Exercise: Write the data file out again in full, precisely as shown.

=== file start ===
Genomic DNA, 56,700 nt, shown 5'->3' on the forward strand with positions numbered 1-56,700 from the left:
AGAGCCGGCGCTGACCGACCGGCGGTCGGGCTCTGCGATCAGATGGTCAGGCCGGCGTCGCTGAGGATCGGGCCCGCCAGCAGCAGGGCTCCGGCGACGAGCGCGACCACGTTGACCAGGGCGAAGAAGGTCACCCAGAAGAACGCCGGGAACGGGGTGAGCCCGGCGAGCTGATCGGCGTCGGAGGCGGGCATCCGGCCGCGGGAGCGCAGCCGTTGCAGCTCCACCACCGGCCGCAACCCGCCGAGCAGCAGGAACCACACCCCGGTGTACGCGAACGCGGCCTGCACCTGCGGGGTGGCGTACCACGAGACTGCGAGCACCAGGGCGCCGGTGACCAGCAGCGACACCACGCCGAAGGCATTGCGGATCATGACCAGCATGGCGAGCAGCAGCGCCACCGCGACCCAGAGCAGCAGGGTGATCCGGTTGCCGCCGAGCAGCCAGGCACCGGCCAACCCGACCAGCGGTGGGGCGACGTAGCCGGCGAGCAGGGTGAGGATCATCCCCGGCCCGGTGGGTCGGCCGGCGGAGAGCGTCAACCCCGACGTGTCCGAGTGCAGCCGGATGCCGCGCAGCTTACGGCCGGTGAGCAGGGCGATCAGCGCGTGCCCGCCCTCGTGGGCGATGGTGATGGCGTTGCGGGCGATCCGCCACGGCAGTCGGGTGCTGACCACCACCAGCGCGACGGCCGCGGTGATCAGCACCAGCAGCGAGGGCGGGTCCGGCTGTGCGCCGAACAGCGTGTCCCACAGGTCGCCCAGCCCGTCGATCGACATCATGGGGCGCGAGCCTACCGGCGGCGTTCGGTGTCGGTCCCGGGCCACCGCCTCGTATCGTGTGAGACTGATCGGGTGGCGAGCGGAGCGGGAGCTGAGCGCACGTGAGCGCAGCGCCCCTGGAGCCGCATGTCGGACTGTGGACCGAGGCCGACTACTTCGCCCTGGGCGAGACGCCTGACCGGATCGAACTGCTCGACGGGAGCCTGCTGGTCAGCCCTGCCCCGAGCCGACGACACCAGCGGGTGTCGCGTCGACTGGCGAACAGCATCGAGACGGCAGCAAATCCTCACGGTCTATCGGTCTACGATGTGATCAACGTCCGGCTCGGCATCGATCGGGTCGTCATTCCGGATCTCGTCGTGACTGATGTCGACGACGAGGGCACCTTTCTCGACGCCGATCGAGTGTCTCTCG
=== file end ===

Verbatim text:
Genomic DNA, 56,700 nt, shown 5'->3' on the forward strand with positions numbered 1-56,700 from the left:
AGAGCCGGCGCTGACCGACCGGCGGTCGGGCTCTGCGATCAGATGGTCAGGCCGGCGTCGCTGAGGATCGGGCCCGCCAGCAGCAGGGCTCCGGCGACGAGCGCGACCACGTTGACCAGGGCGAAGAAGGTCACCCAGAAGAACGCCGGGAACGGGGTGAGCCCGGCGAGCTGATCGGCGTCGGAGGCGGGCATCCGGCCGCGGGAGCGCAGCCGTTGCAGCTCCACCACCGGCCGCAACCCGCCGAGCAGCAGGAACCACACCCCGGTGTACGCGAACGCGGCCTGCACCTGCGGGGTGGCGTACCACGAGACTGCGAGCACCAGGGCGCCGGTGACCAGCAGCGACACCACGCCGAAGGCATTGCGGATCATGACCAGCATGGCGAGCAGCAGCGCCACCGCGACCCAGAGCAGCAGGGTGATCCGGTTGCCGCCGAGCAGCCAGGCACCGGCCAACCCGACCAGCGGTGGGGCGACGTAGCCGGCGAGCAGGGTGAGGATCATCCCCGGCCCGGTGGGTCGGCCGGCGGAGAGCGTCAACCCCGACGTGTCCGAGTGCAGCCGGATGCCGCGCAGCTTACGGCCGGTGAGCAGGGCGATCAGCGCGTGCCCGCCCTCGTGGGCGATGGTGATGGCGTTGCGGGCGATCCGCCACGGCAGTCGGGTGCTGACCACCACCAGCGCGACGGCCGCGGTGATCAGCACCAGCAGCGAGGGCGGGTCCGGCTGTGCGCCGAACAGCGTGTCCCACAGGTCGCCCAGCCCGTCGATCGACATCATGGGGCGCGAGCCTACCGGCGGCGTTCGGTGTCGGTCCCGGGCCACCGCCTCGTATCGTGTGAGACTGATCGGGTGGCGAGCGGAGCGGGAGCTGAGCGCACGTGAGCGCAGCGCCCCTGGAGCCGCATGTCGGACTGTGGACCGAGGCCGACTACTTCGCCCTGGGCGAGACGCCTGACCGGATCGAACTGCTCGACGGGAGCCTGCTGGTCAGCCCTGCCCCGAGCCGACGACACCAGCGGGTGTCGCGTCGACTGGCGAACAGCATCGAGACGGCAGCAAATCCTCACGGTCTATCGGTCTACGATGTGATCAACGTCCGGCTCGGCATCGATCGGGTCGTCATTCCGGATCTCGTCGTGACTGATGTCGACGACGAGGGCACCTTTCTCGACGCCGATCGAGTGTCTCTCG